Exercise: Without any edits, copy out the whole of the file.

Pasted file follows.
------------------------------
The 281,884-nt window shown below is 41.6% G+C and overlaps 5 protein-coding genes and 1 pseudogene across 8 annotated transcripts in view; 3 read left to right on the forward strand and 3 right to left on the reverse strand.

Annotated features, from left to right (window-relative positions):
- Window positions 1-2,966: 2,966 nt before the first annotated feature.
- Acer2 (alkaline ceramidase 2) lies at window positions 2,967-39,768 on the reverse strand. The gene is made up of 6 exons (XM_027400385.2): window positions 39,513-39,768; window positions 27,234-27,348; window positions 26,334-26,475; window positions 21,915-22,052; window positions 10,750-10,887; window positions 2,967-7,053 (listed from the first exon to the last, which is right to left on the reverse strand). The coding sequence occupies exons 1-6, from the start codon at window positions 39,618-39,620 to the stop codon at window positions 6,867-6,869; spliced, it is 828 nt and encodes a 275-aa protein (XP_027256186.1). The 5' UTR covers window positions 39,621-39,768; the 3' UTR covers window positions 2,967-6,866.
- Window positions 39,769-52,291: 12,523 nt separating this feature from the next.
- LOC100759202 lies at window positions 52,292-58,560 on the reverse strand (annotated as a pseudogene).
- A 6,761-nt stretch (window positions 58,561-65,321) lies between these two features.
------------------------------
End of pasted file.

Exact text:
The 281,884-nt window shown below is 41.6% G+C and overlaps 5 protein-coding genes and 1 pseudogene across 8 annotated transcripts in view; 3 read left to right on the forward strand and 3 right to left on the reverse strand.

Annotated features, from left to right (window-relative positions):
- Window positions 1-2,966: 2,966 nt before the first annotated feature.
- Acer2 (alkaline ceramidase 2) lies at window positions 2,967-39,768 on the reverse strand. The gene is made up of 6 exons (XM_027400385.2): window positions 39,513-39,768; window positions 27,234-27,348; window positions 26,334-26,475; window positions 21,915-22,052; window positions 10,750-10,887; window positions 2,967-7,053 (listed from the first exon to the last, which is right to left on the reverse strand). The coding sequence occupies exons 1-6, from the start codon at window positions 39,618-39,620 to the stop codon at window positions 6,867-6,869; spliced, it is 828 nt and encodes a 275-aa protein (XP_027256186.1). The 5' UTR covers window positions 39,621-39,768; the 3' UTR covers window positions 2,967-6,866.
- Window positions 39,769-52,291: 12,523 nt separating this feature from the next.
- LOC100759202 lies at window positions 52,292-58,560 on the reverse strand (annotated as a pseudogene).
- A 6,761-nt stretch (window positions 58,561-65,321) lies between these two features.